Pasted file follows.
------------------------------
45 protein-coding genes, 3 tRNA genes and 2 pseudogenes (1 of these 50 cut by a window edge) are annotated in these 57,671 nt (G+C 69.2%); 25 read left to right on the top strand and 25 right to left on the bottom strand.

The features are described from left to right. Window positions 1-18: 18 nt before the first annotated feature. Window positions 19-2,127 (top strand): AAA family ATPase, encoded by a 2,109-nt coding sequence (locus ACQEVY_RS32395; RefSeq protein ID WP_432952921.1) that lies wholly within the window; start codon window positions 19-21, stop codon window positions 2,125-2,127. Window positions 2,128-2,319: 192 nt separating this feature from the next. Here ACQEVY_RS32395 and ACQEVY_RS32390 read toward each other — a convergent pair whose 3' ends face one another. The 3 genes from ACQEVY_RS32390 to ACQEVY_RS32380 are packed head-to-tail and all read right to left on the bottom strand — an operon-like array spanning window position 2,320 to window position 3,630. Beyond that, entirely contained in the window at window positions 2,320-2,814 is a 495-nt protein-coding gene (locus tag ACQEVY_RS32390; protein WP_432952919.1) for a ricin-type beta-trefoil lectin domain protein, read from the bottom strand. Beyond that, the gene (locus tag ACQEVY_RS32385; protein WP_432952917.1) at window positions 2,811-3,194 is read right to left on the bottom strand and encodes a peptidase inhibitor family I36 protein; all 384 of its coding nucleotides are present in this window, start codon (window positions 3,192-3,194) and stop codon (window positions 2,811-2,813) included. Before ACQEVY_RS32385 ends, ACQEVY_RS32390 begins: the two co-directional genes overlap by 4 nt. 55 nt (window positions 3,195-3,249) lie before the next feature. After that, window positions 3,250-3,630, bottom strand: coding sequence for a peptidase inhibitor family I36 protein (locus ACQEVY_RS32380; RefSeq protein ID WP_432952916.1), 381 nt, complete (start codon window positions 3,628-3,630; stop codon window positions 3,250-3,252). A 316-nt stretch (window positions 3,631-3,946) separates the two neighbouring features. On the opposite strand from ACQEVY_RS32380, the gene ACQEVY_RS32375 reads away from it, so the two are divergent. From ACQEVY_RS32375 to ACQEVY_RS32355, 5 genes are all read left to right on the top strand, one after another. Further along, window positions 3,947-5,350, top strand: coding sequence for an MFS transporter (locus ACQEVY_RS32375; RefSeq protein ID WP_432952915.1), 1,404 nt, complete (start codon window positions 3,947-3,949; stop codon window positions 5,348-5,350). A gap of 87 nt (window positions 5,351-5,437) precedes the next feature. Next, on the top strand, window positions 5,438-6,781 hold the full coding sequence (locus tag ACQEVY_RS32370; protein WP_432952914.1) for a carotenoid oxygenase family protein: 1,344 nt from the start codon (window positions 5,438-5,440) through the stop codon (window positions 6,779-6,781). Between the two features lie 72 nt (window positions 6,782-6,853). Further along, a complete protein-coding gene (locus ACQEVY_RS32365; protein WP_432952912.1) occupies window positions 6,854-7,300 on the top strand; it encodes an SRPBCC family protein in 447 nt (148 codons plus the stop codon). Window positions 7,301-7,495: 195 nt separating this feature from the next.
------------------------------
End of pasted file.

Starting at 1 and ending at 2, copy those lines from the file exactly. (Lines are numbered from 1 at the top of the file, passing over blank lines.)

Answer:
45 protein-coding genes, 3 tRNA genes and 2 pseudogenes (1 of these 50 cut by a window edge) are annotated in these 57,671 nt (G+C 69.2%); 25 read left to right on the top strand and 25 right to left on the bottom strand.

The features are described from left to right. Window positions 1-18: 18 nt before the first annotated feature. Window positions 19-2,127 (top strand): AAA family ATPase, encoded by a 2,109-nt coding sequence (locus ACQEVY_RS32395; RefSeq protein ID WP_432952921.1) that lies wholly within the window; start codon window positions 19-21, stop codon window positions 2,125-2,127. Window positions 2,128-2,319: 192 nt separating this feature from the next. Here ACQEVY_RS32395 and ACQEVY_RS32390 read toward each other — a convergent pair whose 3' ends face one another. The 3 genes from ACQEVY_RS32390 to ACQEVY_RS32380 are packed head-to-tail and all read right to left on the bottom strand — an operon-like array spanning window position 2,320 to window position 3,630. Beyond that, entirely contained in the window at window positions 2,320-2,814 is a 495-nt protein-coding gene (locus tag ACQEVY_RS32390; protein WP_432952919.1) for a ricin-type beta-trefoil lectin domain protein, read from the bottom strand. Beyond that, the gene (locus tag ACQEVY_RS32385; protein WP_432952917.1) at window positions 2,811-3,194 is read right to left on the bottom strand and encodes a peptidase inhibitor family I36 protein; all 384 of its coding nucleotides are present in this window, start codon (window positions 3,192-3,194) and stop codon (window positions 2,811-2,813) included. Before ACQEVY_RS32385 ends, ACQEVY_RS32390 begins: the two co-directional genes overlap by 4 nt. 55 nt (window positions 3,195-3,249) lie before the next feature. After that, window positions 3,250-3,630, bottom strand: coding sequence for a peptidase inhibitor family I36 protein (locus ACQEVY_RS32380; RefSeq protein ID WP_432952916.1), 381 nt, complete (start codon window positions 3,628-3,630; stop codon window positions 3,250-3,252). A 316-nt stretch (window positions 3,631-3,946) separates the two neighbouring features. On the opposite strand from ACQEVY_RS32380, the gene ACQEVY_RS32375 reads away from it, so the two are divergent. From ACQEVY_RS32375 to ACQEVY_RS32355, 5 genes are all read left to right on the top strand, one after another. Further along, window positions 3,947-5,350, top strand: coding sequence for an MFS transporter (locus ACQEVY_RS32375; RefSeq protein ID WP_432952915.1), 1,404 nt, complete (start codon window positions 3,947-3,949; stop codon window positions 5,348-5,350). A gap of 87 nt (window positions 5,351-5,437) precedes the next feature. Next, on the top strand, window positions 5,438-6,781 hold the full coding sequence (locus tag ACQEVY_RS32370; protein WP_432952914.1) for a carotenoid oxygenase family protein: 1,344 nt from the start codon (window positions 5,438-5,440) through the stop codon (window positions 6,779-6,781). Between the two features lie 72 nt (window positions 6,782-6,853). Further along, a complete protein-coding gene (locus ACQEVY_RS32365; protein WP_432952912.1) occupies window positions 6,854-7,300 on the top strand; it encodes an SRPBCC family protein in 447 nt (148 codons plus the stop codon). Window positions 7,301-7,495: 195 nt separating this feature from the next.